| Boiling Point No. 31 - August 1993 |
by S Karekezi and D Walubengo, extracted from "Household Stoves in Kenya - The Case of the
Kenya Ceramic Jiko"
The manufacturing of the KCJ is already a relatively mature cottage industry. As expected, the level of specialization in the manufacture of the stove has increased as has the level of mechanization. There is now a discernible labour division in both Kenya and the Sudan.
Thus at Shauri Mayo, the principal artisanal production centre in Nairobi, there are artisans who specialize in procurement and retailing of discarded drums while others specialize in the cleaning, marking out and flattening of the drums. Other artisans specialize in the manufacture of discrete components of the KCJ cladding. In addition, there are artisans whose sole occupation is to purchase clay liners and metal claddings and to assemble and retail complete stoves to suit customers.
Clay liner production has undergone an even more radical transformation. In the early day of the KCJ production, some public sector officials suggested that the liners should be produced by small scale informal enterprises. As a result, most of the initial producers were small operators, who previously made clay cooking pots and flower vases. An example of such a producer was Ilesi Pottery of Western Kenya.
However, the requirements of a good clay liner are more rigorous than those for a cooking pot. It has to be able to withstand the high temperatures of a charcoal fire and be resistant to heat shock. This is because it is quite common for the Kenyan housewife to stop a charcoal fire by throwing water onto it. Further, the liner has to be robust enough to withstand rough handling.
Most of the small scale producers were simply not able to maintain quality and were slowly driven out of the market by bigger and more organised producers. In addition, most of the small scale producers were not able to mobilize the necessary financial resources required to establish a distribution and transportation network.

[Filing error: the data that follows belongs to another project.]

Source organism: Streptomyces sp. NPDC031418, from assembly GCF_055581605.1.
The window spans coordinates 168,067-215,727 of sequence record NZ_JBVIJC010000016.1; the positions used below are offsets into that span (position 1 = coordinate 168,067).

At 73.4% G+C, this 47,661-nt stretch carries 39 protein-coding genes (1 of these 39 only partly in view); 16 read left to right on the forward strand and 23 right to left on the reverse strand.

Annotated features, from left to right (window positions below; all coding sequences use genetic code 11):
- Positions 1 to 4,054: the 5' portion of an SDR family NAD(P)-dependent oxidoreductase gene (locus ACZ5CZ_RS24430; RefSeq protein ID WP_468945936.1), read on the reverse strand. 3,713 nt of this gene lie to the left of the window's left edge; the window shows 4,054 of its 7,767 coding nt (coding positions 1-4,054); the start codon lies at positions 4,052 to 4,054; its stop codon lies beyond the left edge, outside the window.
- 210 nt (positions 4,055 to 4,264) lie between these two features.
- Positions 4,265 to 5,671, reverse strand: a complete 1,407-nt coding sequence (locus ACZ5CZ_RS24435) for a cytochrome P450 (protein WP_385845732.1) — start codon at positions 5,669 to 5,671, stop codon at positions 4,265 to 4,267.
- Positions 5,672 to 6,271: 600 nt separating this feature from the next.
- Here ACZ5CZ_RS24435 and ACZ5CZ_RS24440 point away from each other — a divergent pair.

As a result, the level of consolidation and mechanization in the manufacture of ceramic liners has been dramatic. In Nairobi, there are now only two types of producers: mechanized and semi-mechanized.
The mechanized manufacturers, for example Jerri International and Waka Ceramics, use labour saving machinery such as pug mills for mixing the clay; "jigger jollies" for moulding clay liners and temperature controlled electric kilns for firing the liners.
It is estimated that mechanized producers are manufacturing close to 3200 liners a month. Semimechanized producers, for example, Sunrise Clayworks, Jiko Bora, Jerri/Miaki and Rural Enterprises, are now producing an estimated 10,600 liners per month. Thus, the total current production rate in Nairobi alone is in the region of 13,800 stoves a month. This yields an annual total of over 165,000 stoves and the employment of 200 artisans mainly in urban areas. The rapid consolidation and mechanization of clay liner production points to the need for further centralized production of clay liners.